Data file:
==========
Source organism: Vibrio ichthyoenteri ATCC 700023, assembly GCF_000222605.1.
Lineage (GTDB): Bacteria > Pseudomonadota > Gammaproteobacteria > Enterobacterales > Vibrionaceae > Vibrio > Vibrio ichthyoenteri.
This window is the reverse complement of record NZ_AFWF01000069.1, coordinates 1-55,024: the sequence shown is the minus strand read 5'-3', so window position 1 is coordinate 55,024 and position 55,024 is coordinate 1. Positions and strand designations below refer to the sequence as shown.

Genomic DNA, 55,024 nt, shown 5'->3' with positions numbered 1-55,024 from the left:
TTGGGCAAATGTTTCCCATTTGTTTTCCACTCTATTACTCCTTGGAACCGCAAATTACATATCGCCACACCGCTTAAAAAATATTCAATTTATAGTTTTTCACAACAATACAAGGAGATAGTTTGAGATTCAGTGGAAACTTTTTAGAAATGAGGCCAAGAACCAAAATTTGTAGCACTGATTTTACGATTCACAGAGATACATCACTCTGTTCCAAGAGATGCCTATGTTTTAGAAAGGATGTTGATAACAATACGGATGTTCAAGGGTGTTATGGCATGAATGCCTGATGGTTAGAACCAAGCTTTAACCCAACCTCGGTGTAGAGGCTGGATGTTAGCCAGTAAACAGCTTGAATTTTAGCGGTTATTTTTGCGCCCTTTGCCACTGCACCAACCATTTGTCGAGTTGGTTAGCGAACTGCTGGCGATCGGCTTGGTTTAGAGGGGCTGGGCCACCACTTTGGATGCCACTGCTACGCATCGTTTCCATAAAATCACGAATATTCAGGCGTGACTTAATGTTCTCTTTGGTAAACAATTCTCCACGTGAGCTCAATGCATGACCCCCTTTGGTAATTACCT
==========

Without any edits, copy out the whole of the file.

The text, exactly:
Source organism: Vibrio ichthyoenteri ATCC 700023, assembly GCF_000222605.1.
Lineage (GTDB): Bacteria > Pseudomonadota > Gammaproteobacteria > Enterobacterales > Vibrionaceae > Vibrio > Vibrio ichthyoenteri.
This window is the reverse complement of record NZ_AFWF01000069.1, coordinates 1-55,024: the sequence shown is the minus strand read 5'-3', so window position 1 is coordinate 55,024 and position 55,024 is coordinate 1. Positions and strand designations below refer to the sequence as shown.

Genomic DNA, 55,024 nt, shown 5'->3' with positions numbered 1-55,024 from the left:
TTGGGCAAATGTTTCCCATTTGTTTTCCACTCTATTACTCCTTGGAACCGCAAATTACATATCGCCACACCGCTTAAAAAATATTCAATTTATAGTTTTTCACAACAATACAAGGAGATAGTTTGAGATTCAGTGGAAACTTTTTAGAAATGAGGCCAAGAACCAAAATTTGTAGCACTGATTTTACGATTCACAGAGATACATCACTCTGTTCCAAGAGATGCCTATGTTTTAGAAAGGATGTTGATAACAATACGGATGTTCAAGGGTGTTATGGCATGAATGCCTGATGGTTAGAACCAAGCTTTAACCCAACCTCGGTGTAGAGGCTGGATGTTAGCCAGTAAACAGCTTGAATTTTAGCGGTTATTTTTGCGCCCTTTGCCACTGCACCAACCATTTGTCGAGTTGGTTAGCGAACTGCTGGCGATCGGCTTGGTTTAGAGGGGCTGGGCCACCACTTTGGATGCCACTGCTACGCATCGTTTCCATAAAATCACGAATATTCAGGCGTGACTTAATGTTCTCTTTGGTAAACAATTCTCCACGTGAGCTCAATGCATGACCCCCTTTGGTAATTACCT